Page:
Then again, it’s what made him so completely Maddy that I could never love anyone else.

And I did love him.

Even when he did crazy things like lock himself in a VW Bus in the middle of Classic Car World so that I had to yell through the window that I didn’t mean that thing I’d said about the lecture.



Although Maddy may have strange taste when it comes to cars, he has good taste when it comes to significant others.

The only problem?

In the time since Jesse’s death, Maddy has found someone else to love.

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What would the world be like if anyone who died could come back?

That’s a question that bookworm Maddy Stone never thought he would need to answer. But when he saves a drowning man at the psychiatric facility where he volunteers, he discovers the man is his ex-boyfriend, Jesse, who committed suicide several months before. Jesse tells him that not only was he revived using “reproduction technology,” a type of cloning that relies on the same principals as teleportation, but that the doctor who brought him back was Maddy’s father. There was only one stipulation: Jesse could never talk to Maddy again. 

Now, with the help of Georgia, Maddy’s new girlfriend, Maddy and Jesse must escape before their parents track them down. But when Maddy finds out that maybe Jesse—or Jesse 2.0, as Maddy calls him—isn’t the only repro, he must decide whether to continue with his new life or return to the Maddy he was before he knew the truth.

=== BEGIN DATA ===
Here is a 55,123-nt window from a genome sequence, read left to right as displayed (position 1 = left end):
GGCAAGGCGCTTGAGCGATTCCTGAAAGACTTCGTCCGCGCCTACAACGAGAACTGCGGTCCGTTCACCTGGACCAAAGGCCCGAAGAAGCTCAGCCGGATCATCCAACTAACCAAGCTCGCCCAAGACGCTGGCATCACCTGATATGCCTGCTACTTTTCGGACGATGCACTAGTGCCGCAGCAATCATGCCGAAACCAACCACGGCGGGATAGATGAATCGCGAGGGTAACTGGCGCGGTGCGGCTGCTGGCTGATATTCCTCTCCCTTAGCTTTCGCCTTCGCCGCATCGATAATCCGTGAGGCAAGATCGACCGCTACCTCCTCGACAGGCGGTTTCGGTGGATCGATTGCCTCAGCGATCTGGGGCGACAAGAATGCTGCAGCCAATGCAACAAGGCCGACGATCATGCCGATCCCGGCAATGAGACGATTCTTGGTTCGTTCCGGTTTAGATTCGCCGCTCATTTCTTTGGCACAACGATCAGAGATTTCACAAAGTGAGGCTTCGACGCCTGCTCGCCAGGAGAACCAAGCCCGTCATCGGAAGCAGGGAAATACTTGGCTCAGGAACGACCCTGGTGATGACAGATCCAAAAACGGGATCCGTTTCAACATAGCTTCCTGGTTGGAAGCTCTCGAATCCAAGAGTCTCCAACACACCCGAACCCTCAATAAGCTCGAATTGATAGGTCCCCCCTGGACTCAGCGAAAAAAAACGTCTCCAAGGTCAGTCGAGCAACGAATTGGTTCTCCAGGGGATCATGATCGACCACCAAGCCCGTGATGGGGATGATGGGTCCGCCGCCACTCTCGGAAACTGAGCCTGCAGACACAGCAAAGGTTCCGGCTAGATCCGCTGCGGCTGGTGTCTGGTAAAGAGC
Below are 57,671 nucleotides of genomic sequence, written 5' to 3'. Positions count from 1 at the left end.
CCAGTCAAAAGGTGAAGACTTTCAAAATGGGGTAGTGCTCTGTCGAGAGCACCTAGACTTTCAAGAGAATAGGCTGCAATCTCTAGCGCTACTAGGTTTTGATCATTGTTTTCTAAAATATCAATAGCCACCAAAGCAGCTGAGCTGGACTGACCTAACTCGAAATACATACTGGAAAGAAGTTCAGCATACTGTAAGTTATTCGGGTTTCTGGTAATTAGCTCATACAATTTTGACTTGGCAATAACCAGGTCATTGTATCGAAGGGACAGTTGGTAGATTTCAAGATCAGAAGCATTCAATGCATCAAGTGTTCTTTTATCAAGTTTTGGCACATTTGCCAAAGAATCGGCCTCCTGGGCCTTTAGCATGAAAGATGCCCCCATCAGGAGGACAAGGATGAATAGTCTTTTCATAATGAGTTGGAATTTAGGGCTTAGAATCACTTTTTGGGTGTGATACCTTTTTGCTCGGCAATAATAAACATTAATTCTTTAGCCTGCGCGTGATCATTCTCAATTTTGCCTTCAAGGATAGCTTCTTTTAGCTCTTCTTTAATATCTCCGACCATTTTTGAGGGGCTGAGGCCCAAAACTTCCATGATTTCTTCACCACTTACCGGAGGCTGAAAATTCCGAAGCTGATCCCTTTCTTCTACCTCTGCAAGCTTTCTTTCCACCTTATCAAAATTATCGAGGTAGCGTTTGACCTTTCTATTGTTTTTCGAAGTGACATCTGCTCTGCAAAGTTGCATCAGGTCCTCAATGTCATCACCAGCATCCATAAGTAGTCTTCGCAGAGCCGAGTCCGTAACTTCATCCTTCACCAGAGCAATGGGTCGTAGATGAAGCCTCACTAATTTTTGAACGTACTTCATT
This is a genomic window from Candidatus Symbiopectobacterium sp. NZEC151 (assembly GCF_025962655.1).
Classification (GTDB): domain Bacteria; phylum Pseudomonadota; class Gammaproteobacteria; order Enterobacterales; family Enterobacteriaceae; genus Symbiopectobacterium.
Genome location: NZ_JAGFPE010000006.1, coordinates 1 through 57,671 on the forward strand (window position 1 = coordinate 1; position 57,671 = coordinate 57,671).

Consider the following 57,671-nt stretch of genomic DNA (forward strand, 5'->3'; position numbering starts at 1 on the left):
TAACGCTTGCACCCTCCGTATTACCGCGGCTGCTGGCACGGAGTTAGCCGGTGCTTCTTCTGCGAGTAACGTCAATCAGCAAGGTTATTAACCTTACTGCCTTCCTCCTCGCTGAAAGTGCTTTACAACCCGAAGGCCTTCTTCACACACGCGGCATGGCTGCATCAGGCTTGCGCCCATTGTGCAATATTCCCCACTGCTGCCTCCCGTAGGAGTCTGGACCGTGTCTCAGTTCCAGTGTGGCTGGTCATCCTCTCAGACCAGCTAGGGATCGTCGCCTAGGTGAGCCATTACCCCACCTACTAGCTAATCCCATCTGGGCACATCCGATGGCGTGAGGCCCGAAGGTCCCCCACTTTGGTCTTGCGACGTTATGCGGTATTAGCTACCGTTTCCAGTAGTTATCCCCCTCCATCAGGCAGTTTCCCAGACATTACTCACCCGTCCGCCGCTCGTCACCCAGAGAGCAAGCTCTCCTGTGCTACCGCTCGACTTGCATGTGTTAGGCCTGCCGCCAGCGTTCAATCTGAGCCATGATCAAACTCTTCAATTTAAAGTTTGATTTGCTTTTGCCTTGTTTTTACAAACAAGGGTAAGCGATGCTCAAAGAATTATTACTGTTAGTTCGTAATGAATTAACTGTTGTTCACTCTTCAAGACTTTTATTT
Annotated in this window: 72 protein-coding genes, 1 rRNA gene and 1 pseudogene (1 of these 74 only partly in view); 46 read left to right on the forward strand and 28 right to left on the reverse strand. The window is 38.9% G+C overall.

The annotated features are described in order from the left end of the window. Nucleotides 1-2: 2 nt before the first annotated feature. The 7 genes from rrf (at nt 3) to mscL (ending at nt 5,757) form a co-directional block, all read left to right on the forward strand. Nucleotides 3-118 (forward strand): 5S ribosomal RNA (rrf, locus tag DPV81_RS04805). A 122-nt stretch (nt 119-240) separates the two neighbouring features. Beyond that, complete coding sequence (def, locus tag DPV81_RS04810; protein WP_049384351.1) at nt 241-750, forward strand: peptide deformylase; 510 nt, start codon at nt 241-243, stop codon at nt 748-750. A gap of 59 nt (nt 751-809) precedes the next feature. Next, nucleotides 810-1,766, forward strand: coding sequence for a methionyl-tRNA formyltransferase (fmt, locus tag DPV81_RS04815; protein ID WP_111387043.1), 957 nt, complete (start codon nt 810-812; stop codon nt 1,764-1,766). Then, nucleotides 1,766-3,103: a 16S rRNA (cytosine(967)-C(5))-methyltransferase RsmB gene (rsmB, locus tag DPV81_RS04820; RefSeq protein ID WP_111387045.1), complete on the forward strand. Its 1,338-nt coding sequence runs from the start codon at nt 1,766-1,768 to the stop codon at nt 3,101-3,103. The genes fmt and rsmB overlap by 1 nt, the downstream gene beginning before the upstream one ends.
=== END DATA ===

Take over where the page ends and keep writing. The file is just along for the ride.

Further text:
About the Author

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If there’s one thing author Annabelle Jay believes with all her heart, it’s that there is no such thing as too many dragons in a book. As fantasy writer with few other hobbies—does being bribed to run with her partner or dancing awkwardly in the kitchen count?—she spends every day following her imagination wherever it leads her. 

A hippie born in the wrong decade, Annabelle has a peace sign tattoo and a penchant for hugging trees. Occasionally she takes breaks from her novels to play with her pets: Jon Snow, the albino rabbit who is constantly trying to escape; Stevie, the crested gecko that climbs glass with the hairs on its toes; and Luigi, the green tree python that lives at the foot of her bed despite her best efforts to talk her partner out of the idea. 

During her day job as a professor of English, Annabelle is often assumed to be a fellow student playing a prank on the class—that is, until she hands out the syllabus. When people stop mistaking her for a recent high school graduate, she will probably be very sad. 

Author’s Website:

Twitter: @AnnabelleAuthor

Instagram: @AnnabelleAuthor

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Writing about Cars in a Science Fiction Novel